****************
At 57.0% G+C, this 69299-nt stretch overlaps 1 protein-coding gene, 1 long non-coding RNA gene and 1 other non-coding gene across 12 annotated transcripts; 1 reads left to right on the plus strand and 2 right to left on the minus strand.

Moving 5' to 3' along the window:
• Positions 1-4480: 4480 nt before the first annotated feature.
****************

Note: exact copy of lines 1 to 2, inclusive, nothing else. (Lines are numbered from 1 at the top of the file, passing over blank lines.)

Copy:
At 57.0% G+C, this 69299-nt stretch overlaps 1 protein-coding gene, 1 long non-coding RNA gene and 1 other non-coding gene across 12 annotated transcripts; 1 reads left to right on the plus strand and 2 right to left on the minus strand.

Moving 5' to 3' along the window: